Monday, November 21, 2011

College Degrees and Wages

Over the past forty years, the percentage of the American population with college degrees has gone up dramatically, from only about 16 percent in 1970 to nearly 30 percent today.  The gap between the earnings of college graduates and those without degrees has also increased somewhat, from a median income difference of $24,416(in  inflation-adjusted 2008 dollars) in 1970 to $25,885 in 2008. Therein lies a debate. Are we overproducing college graduates? Those who would answer "no"point to the continuing and even slightly growing wage gap. They maintain that the demand for people with degrees must be growing even more rapidly than the supply, and that the United States should therefore continue its efforts to put more sheepskins in more hands.

The problem is that the kinds of jobs that really do require advanced training really haven't been growing as fast as our pool of graduates. The production of degree holders outpaced the percentage of the labor force in professional and technical fields beginning about 1980. In addition, the growth of the undocumented immigrant population is, in part, a reflection of the fact that much of our labor demand is for workers in low-skilled, low-paid occupations.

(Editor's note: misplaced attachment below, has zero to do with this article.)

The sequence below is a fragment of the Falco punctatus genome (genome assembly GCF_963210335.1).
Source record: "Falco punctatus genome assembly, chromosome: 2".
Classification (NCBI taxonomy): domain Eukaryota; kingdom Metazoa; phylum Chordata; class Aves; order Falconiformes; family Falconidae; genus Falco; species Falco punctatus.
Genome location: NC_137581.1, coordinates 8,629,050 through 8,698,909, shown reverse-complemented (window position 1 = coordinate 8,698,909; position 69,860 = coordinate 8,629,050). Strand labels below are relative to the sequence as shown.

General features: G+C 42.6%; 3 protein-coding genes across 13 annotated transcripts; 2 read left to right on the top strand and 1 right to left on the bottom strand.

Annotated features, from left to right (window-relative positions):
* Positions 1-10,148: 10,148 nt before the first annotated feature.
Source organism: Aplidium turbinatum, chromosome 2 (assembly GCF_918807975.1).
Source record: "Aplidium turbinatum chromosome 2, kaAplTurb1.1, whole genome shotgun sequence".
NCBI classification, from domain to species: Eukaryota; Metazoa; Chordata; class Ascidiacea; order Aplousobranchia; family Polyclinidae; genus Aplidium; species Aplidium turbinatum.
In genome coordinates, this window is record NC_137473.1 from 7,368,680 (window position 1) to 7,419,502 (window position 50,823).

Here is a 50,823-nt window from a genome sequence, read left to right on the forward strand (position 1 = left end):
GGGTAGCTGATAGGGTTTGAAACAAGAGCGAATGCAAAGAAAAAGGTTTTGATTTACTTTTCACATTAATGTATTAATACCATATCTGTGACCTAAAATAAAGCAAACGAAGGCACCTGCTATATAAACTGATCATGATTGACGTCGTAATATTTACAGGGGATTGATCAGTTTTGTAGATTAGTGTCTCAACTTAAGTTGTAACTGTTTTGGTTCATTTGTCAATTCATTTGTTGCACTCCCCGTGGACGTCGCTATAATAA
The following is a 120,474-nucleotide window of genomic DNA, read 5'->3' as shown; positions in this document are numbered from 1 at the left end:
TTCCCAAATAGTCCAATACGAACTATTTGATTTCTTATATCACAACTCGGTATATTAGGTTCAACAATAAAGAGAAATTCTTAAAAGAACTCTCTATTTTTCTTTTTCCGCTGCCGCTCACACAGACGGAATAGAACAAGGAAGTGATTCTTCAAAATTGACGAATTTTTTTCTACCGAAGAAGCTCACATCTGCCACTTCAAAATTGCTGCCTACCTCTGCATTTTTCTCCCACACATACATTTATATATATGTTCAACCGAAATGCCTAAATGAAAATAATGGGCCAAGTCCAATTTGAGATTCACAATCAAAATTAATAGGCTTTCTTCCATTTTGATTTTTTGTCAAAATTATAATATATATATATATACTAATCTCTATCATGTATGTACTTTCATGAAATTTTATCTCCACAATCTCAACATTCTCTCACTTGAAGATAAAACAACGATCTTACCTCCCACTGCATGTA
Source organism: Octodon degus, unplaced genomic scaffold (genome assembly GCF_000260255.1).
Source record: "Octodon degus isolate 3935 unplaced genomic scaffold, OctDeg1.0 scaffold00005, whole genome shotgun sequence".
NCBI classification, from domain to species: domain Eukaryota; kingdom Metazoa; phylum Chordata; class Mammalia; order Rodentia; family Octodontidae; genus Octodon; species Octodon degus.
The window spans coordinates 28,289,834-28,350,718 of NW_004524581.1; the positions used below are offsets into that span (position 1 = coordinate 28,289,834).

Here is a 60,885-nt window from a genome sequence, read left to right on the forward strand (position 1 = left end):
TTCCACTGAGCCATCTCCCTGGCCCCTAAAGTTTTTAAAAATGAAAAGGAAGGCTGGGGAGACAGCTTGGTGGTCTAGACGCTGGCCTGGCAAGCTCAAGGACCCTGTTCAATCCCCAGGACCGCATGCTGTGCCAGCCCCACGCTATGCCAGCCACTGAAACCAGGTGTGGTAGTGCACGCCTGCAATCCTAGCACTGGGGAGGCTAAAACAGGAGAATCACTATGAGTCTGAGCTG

So why are graduates still making more money? The answer is that credentialization makes relative rewards to credentials a self-fulfilling prophecy. As more employers in the mainstream of our economy use degrees as a gate-keeping strategy, it becomes essential to have a degree for any kind of job, even one in which nothing one supposedly learns in college is put to use. Having a BA becomes an entry-level qualification, and those without it tend to drop further behind, except in cases in which they have some specialized trade skills.

As a degree becomes an entry-level qualification, differentiation among degrees becomes greater. While any BA may have assured one a good job in earlier years, today the competition is between those with high-demand degrees and those with low-demand degrees. So, the relative economic value of a degree in English or philosophy goes down, leaving students to abandon those fields of study. Thus, at least part of the apparent decline of the humanities is paradoxically a result ot their having been put within reach of more people.

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